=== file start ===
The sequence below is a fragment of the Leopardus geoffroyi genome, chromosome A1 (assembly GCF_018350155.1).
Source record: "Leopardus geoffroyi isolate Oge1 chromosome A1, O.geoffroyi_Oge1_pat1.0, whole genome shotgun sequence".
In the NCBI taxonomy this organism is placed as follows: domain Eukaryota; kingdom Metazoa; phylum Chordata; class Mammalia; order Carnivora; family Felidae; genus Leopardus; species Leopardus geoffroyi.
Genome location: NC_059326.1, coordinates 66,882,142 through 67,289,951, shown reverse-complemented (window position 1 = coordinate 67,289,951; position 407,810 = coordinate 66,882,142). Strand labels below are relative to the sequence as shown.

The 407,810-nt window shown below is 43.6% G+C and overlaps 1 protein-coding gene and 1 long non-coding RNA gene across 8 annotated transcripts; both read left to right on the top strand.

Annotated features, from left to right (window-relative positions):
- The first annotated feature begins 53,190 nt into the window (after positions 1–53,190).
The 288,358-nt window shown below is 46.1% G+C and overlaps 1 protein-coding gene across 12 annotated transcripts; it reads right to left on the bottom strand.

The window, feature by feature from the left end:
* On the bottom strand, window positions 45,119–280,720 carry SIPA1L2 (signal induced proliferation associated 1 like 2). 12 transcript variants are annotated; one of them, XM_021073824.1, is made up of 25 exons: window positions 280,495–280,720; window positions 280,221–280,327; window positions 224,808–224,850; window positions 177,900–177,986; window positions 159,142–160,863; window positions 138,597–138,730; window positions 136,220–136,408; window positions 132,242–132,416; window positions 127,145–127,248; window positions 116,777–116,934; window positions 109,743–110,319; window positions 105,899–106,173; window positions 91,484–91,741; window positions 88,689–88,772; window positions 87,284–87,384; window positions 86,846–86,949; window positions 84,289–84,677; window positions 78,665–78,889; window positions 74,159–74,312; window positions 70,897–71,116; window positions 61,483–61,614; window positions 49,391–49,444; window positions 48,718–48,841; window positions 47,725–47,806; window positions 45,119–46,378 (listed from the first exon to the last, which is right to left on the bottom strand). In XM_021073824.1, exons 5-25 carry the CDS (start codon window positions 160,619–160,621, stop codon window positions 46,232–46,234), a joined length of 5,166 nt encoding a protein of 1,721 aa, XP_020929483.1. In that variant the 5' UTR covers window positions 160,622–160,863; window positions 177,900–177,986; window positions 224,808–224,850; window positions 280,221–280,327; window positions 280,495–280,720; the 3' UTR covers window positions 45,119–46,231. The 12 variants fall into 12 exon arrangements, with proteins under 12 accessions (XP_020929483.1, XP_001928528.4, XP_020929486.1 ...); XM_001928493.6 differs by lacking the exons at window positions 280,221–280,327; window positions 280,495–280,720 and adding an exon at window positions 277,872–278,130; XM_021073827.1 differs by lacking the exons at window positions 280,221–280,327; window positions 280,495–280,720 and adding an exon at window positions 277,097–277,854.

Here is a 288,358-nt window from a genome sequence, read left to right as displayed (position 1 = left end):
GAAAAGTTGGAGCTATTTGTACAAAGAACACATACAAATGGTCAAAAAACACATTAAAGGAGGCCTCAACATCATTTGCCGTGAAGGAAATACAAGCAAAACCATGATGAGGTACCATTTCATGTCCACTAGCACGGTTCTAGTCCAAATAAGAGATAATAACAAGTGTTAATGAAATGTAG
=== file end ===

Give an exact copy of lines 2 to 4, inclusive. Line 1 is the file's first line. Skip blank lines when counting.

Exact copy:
Source record: "Leopardus geoffroyi isolate Oge1 chromosome A1, O.geoffroyi_Oge1_pat1.0, whole genome shotgun sequence".
In the NCBI taxonomy this organism is placed as follows: domain Eukaryota; kingdom Metazoa; phylum Chordata; class Mammalia; order Carnivora; family Felidae; genus Leopardus; species Leopardus geoffroyi.
Genome location: NC_059326.1, coordinates 66,882,142 through 67,289,951, shown reverse-complemented (window position 1 = coordinate 67,289,951; position 407,810 = coordinate 66,882,142). Strand labels below are relative to the sequence as shown.